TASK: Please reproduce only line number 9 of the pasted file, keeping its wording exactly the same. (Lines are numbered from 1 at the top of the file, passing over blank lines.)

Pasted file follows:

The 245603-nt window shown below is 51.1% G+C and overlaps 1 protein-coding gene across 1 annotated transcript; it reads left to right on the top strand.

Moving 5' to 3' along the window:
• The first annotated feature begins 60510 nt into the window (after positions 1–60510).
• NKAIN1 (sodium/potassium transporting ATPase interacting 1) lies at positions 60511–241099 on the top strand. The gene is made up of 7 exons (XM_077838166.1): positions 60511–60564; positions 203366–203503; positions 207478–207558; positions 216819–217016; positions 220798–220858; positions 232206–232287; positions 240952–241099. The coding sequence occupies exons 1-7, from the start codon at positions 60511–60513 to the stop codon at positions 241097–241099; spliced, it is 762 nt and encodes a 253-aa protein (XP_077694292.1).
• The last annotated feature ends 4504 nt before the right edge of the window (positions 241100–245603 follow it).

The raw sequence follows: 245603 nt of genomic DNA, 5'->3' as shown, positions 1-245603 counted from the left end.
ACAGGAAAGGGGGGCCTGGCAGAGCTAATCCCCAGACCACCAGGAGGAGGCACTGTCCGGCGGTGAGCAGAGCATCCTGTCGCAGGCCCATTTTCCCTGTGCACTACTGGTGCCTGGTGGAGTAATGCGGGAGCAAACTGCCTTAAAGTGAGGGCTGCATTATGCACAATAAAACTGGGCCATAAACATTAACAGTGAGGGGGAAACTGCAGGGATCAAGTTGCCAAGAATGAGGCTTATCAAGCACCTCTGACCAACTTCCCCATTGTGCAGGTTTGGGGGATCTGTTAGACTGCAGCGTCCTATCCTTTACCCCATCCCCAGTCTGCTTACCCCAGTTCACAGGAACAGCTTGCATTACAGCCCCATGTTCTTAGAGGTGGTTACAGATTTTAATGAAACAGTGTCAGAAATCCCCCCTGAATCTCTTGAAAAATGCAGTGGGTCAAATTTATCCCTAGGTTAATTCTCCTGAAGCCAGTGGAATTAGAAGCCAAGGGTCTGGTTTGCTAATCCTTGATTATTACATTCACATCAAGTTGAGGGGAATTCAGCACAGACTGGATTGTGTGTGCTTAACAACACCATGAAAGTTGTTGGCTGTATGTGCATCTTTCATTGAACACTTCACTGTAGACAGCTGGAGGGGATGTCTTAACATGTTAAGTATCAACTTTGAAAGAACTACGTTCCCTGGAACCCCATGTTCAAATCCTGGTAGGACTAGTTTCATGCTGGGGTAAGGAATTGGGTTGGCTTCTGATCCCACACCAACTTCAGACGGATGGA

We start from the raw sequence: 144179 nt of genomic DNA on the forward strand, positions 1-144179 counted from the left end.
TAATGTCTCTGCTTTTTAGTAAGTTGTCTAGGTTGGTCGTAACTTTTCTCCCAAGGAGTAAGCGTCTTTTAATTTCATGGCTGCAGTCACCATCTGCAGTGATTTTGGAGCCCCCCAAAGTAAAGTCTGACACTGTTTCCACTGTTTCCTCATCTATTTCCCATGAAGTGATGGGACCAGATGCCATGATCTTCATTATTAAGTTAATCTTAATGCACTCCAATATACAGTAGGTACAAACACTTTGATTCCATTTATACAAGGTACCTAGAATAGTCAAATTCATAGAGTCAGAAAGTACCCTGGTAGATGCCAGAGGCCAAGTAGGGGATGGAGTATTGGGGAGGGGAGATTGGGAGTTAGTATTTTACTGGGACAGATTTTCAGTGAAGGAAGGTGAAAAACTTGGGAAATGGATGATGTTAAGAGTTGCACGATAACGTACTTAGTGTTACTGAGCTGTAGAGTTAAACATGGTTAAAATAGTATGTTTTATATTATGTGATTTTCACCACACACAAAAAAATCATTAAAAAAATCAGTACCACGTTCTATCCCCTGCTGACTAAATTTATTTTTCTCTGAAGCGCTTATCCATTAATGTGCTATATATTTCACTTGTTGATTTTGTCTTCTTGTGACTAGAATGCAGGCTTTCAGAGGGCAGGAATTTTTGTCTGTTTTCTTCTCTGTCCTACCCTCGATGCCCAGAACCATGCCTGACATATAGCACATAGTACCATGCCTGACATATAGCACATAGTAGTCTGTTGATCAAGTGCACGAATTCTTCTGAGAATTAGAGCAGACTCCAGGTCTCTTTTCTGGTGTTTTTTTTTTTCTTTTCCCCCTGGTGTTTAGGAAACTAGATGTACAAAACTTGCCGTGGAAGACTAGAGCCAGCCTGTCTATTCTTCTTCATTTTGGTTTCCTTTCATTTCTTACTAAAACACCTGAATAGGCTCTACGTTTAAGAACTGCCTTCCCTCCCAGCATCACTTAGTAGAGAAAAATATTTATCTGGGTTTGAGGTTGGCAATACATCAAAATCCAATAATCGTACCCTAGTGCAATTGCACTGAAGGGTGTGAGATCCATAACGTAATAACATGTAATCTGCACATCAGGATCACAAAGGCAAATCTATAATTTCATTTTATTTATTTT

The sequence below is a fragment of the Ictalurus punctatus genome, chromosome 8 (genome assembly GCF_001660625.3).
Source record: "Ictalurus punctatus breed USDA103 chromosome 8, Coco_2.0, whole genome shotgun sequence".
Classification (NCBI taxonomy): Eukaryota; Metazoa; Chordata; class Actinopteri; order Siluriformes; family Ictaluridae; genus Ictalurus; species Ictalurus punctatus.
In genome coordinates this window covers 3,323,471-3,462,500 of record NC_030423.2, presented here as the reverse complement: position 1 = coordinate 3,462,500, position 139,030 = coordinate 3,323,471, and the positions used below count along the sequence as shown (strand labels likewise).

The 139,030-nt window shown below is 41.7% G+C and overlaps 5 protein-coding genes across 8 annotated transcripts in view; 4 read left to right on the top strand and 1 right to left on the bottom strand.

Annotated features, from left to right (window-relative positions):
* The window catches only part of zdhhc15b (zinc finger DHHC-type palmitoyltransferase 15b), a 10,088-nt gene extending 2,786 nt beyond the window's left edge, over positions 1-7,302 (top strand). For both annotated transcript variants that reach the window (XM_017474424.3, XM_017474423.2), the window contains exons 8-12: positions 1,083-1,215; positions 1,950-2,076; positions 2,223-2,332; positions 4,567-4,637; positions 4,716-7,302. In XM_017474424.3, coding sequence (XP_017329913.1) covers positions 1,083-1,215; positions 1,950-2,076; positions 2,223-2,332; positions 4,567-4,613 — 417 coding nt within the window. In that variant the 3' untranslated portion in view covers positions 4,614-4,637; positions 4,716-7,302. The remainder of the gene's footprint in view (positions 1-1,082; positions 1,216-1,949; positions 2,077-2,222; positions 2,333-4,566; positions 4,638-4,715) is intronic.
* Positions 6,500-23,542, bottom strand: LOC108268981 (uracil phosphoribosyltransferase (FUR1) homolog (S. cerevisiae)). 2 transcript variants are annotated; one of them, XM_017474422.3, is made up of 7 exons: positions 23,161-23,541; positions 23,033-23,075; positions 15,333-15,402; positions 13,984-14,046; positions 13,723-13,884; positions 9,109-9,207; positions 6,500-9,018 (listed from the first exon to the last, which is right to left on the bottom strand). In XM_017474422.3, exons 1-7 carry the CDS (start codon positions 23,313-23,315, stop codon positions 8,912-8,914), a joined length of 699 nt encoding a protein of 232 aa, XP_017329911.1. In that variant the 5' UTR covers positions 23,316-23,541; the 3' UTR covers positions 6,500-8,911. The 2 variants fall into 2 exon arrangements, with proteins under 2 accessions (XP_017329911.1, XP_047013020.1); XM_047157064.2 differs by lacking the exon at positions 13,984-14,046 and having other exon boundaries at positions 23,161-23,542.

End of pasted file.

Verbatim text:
TAATGTCTCTGCTTTTTAGTAAGTTGTCTAGGTTGGTCGTAACTTTTCTCCCAAGGAGTAAGCGTCTTTTAATTTCATGGCTGCAGTCACCATCTGCAGTGATTTTGGAGCCCCCCAAAGTAAAGTCTGACACTGTTTCCACTGTTTCCTCATCTATTTCCCATGAAGTGATGGGACCAGATGCCATGATCTTCATTATTAAGTTAATCTTAATGCACTCCAATATACAGTAGGTACAAACACTTTGATTCCATTTATACAAGGTACCTAGAATAGTCAAATTCATAGAGTCAGAAAGTACCCTGGTAGATGCCAGAGGCCAAGTAGGGGATGGAGTATTGGGGAGGGGAGATTGGGAGTTAGTATTTTACTGGGACAGATTTTCAGTGAAGGAAGGTGAAAAACTTGGGAAATGGATGATGTTAAGAGTTGCACGATAACGTACTTAGTGTTACTGAGCTGTAGAGTTAAACATGGTTAAAATAGTATGTTTTATATTATGTGATTTTCACCACACACAAAAAAATCATTAAAAAAATCAGTACCACGTTCTATCCCCTGCTGACTAAATTTATTTTTCTCTGAAGCGCTTATCCATTAATGTGCTATATATTTCACTTGTTGATTTTGTCTTCTTGTGACTAGAATGCAGGCTTTCAGAGGGCAGGAATTTTTGTCTGTTTTCTTCTCTGTCCTACCCTCGATGCCCAGAACCATGCCTGACATATAGCACATAGTACCATGCCTGACATATAGCACATAGTAGTCTGTTGATCAAGTGCACGAATTCTTCTGAGAATTAGAGCAGACTCCAGGTCTCTTTTCTGGTGTTTTTTTTTTTCTTTTCCCCCTGGTGTTTAGGAAACTAGATGTACAAAACTTGCCGTGGAAGACTAGAGCCAGCCTGTCTATTCTTCTTCATTTTGGTTTCCTTTCATTTCTTACTAAAACACCTGAATAGGCTCTACGTTTAAGAACTGCCTTCCCTCCCAGCATCACTTAGTAGAGAAAAATATTTATCTGGGTTTGAGGTTGGCAATACATCAAAATCCAATAATCGTACCCTAGTGCAATTGCACTGAAGGGTGTGAGATCCATAACGTAATAACATGTAATCTGCACATCAGGATCACAAAGGCAAATCTATAATTTCATTTTATTTATTTT